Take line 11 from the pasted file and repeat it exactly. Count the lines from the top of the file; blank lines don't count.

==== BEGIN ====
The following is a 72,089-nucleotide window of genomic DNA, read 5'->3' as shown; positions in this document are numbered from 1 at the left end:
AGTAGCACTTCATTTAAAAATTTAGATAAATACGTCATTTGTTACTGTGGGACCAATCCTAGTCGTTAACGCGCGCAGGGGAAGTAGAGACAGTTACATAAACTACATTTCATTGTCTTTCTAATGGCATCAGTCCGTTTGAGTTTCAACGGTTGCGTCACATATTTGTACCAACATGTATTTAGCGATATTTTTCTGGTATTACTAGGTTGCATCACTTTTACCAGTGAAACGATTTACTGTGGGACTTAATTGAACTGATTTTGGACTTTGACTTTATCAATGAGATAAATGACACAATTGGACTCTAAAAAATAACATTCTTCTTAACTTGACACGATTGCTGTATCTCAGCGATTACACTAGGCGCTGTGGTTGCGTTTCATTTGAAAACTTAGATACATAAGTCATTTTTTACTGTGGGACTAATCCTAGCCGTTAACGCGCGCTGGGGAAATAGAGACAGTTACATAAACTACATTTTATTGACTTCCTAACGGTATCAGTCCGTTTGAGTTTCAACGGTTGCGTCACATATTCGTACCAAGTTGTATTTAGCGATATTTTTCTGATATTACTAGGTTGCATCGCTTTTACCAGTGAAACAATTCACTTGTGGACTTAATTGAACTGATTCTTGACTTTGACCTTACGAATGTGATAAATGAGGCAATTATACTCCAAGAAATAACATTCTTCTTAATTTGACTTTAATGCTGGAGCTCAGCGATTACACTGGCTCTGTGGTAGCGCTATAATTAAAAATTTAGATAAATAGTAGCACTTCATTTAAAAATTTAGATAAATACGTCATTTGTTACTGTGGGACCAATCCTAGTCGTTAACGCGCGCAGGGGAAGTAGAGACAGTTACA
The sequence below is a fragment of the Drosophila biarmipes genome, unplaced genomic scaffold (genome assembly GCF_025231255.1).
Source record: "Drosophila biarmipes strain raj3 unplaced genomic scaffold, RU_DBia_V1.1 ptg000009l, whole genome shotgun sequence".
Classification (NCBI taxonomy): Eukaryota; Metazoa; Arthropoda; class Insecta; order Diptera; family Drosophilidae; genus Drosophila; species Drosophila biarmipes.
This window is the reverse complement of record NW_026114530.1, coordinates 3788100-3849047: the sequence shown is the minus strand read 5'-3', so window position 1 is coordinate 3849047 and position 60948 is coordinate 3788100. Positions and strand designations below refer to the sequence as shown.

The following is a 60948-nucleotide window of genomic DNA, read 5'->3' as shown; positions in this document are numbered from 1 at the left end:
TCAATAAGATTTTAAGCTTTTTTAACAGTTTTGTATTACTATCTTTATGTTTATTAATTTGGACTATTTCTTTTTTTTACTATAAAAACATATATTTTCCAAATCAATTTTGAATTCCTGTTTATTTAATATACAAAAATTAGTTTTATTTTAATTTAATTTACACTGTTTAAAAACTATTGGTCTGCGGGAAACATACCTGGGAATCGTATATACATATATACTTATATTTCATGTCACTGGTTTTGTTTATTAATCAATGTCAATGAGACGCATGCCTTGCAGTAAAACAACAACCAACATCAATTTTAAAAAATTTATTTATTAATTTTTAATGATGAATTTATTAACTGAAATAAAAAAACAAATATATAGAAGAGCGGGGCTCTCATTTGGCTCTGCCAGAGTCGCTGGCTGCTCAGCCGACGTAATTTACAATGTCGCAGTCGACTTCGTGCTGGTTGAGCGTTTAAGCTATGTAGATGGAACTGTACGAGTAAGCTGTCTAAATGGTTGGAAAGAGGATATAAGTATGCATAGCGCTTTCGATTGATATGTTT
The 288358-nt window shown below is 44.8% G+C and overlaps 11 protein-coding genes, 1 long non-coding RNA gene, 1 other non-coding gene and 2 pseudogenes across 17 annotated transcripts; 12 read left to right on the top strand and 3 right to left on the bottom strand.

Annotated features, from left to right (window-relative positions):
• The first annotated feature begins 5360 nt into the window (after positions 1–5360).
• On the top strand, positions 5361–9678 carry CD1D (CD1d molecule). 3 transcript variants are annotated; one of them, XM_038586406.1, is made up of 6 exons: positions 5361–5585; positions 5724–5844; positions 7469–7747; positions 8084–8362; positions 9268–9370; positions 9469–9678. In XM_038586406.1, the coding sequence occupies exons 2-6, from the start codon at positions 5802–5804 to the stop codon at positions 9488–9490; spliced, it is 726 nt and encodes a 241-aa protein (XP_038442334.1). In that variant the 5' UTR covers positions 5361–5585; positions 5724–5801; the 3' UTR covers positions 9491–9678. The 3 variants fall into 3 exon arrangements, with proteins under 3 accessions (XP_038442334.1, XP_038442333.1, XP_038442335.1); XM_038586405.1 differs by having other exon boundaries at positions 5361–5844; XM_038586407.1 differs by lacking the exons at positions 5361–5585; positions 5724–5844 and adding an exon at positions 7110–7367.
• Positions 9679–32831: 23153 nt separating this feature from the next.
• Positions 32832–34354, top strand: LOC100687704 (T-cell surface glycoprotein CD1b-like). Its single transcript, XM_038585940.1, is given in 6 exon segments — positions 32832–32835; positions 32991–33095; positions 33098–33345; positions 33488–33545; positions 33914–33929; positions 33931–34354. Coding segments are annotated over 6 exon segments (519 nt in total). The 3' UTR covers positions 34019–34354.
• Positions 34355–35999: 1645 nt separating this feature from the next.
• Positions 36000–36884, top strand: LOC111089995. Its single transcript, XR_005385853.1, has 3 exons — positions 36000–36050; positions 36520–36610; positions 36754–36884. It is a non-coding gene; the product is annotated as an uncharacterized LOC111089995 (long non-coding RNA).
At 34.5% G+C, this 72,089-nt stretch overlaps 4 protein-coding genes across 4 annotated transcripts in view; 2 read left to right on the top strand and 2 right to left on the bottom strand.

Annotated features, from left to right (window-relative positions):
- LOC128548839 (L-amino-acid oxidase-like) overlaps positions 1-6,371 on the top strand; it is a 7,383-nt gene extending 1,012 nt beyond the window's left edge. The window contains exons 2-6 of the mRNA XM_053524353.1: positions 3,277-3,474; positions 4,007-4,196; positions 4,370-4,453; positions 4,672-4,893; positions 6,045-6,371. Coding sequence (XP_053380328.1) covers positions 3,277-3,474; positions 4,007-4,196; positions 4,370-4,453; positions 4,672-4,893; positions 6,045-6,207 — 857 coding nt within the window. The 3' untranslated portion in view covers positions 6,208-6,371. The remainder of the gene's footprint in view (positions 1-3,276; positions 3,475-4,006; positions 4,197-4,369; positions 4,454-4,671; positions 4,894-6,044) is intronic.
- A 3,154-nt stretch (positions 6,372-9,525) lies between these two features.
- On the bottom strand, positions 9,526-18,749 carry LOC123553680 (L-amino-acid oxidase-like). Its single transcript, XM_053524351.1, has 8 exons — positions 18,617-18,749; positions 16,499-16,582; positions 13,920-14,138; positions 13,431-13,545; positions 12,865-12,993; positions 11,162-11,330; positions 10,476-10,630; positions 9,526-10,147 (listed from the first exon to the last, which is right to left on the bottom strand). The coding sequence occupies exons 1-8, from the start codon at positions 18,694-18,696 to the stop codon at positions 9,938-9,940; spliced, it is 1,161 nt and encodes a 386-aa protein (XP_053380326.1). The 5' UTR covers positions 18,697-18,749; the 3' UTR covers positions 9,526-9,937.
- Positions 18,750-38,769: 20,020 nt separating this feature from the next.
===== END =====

• The first annotated feature begins 5360 nt into the window (after positions 1–5360).